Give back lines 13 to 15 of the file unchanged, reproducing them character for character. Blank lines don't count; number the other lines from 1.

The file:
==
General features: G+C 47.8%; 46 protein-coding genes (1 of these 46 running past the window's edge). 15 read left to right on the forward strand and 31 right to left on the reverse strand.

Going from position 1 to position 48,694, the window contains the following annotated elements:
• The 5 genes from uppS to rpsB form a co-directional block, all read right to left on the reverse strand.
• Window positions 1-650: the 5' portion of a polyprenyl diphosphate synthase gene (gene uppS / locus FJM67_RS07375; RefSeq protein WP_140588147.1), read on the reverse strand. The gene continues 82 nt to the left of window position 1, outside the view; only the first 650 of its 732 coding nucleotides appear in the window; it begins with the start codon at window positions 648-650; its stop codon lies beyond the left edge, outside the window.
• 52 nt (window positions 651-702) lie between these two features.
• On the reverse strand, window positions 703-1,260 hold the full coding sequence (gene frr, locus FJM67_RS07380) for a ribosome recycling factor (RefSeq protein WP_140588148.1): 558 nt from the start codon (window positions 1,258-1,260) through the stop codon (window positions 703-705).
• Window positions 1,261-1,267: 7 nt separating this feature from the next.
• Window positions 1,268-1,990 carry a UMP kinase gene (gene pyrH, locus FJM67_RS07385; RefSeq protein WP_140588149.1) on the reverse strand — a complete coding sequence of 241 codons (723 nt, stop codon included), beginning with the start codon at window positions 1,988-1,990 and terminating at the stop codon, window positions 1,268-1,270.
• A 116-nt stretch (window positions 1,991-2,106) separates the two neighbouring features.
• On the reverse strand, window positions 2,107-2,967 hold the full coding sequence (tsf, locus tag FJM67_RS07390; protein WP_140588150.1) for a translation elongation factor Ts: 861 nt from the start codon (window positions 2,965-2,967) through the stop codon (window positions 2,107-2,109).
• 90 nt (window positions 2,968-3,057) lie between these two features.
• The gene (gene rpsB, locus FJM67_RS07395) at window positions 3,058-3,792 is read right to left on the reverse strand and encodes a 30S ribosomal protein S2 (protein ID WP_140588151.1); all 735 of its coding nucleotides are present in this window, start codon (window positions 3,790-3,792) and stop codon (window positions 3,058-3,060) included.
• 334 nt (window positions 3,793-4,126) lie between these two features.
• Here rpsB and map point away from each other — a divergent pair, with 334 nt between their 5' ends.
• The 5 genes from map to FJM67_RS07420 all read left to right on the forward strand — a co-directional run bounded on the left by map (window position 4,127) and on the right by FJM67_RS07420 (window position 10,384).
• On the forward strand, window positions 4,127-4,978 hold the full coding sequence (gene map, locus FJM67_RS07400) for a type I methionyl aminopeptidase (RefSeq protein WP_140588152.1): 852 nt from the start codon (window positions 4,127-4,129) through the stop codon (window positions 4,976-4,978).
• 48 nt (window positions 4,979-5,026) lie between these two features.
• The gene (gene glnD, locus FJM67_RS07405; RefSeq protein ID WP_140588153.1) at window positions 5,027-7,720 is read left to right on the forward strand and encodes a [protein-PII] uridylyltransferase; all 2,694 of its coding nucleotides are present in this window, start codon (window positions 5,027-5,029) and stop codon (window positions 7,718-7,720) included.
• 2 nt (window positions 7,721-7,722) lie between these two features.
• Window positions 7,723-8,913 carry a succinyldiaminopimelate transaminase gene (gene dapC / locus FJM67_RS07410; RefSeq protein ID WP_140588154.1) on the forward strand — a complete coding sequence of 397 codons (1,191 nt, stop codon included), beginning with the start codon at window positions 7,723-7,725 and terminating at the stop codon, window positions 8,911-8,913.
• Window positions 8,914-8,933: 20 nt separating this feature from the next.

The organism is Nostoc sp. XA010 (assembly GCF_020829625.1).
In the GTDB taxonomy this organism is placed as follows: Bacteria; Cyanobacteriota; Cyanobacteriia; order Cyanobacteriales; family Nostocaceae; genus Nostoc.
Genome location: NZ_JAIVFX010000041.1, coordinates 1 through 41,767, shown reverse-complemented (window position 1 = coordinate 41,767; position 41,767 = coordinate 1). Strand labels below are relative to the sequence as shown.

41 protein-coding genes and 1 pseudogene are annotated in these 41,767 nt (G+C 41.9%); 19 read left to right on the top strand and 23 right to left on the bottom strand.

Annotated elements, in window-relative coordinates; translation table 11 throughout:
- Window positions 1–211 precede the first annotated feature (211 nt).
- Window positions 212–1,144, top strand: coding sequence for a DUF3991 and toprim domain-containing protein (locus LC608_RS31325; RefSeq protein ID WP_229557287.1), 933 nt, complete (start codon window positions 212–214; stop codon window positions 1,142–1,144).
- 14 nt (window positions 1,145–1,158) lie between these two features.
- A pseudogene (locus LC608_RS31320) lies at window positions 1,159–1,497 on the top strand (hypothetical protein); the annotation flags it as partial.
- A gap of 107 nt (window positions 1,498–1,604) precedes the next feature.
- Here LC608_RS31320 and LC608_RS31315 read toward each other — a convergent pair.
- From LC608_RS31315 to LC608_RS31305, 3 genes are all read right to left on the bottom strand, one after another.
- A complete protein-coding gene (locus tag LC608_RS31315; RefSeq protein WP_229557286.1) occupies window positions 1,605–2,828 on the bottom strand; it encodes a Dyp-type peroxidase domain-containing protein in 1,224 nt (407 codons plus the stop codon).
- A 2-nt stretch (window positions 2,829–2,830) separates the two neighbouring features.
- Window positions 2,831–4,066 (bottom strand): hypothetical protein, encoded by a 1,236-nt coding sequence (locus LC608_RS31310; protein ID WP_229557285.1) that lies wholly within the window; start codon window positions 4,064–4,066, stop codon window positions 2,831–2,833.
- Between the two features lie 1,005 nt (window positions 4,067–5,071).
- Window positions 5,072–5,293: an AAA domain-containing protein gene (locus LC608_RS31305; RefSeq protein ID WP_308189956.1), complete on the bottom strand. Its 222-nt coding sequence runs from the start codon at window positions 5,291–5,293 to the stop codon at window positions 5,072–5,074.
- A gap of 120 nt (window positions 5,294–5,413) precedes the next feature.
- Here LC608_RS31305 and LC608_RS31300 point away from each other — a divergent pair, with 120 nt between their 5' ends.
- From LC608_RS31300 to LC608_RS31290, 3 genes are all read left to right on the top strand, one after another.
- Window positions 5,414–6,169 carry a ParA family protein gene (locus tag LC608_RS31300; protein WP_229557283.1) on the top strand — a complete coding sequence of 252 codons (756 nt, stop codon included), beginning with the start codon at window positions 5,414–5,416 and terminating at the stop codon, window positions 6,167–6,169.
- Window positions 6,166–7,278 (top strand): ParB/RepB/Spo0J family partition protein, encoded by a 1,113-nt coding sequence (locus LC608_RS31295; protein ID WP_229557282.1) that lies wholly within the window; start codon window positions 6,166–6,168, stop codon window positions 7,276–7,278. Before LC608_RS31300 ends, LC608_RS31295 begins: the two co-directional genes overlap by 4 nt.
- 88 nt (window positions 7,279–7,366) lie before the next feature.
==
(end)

• 334 nt (window positions 3,793-4,126) lie between these two features.
• Here rpsB and map point away from each other — a divergent pair, with 334 nt between their 5' ends.
• The 5 genes from map to FJM67_RS07420 all read left to right on the forward strand — a co-directional run bounded on the left by map (window position 4,127) and on the right by FJM67_RS07420 (window position 10,384).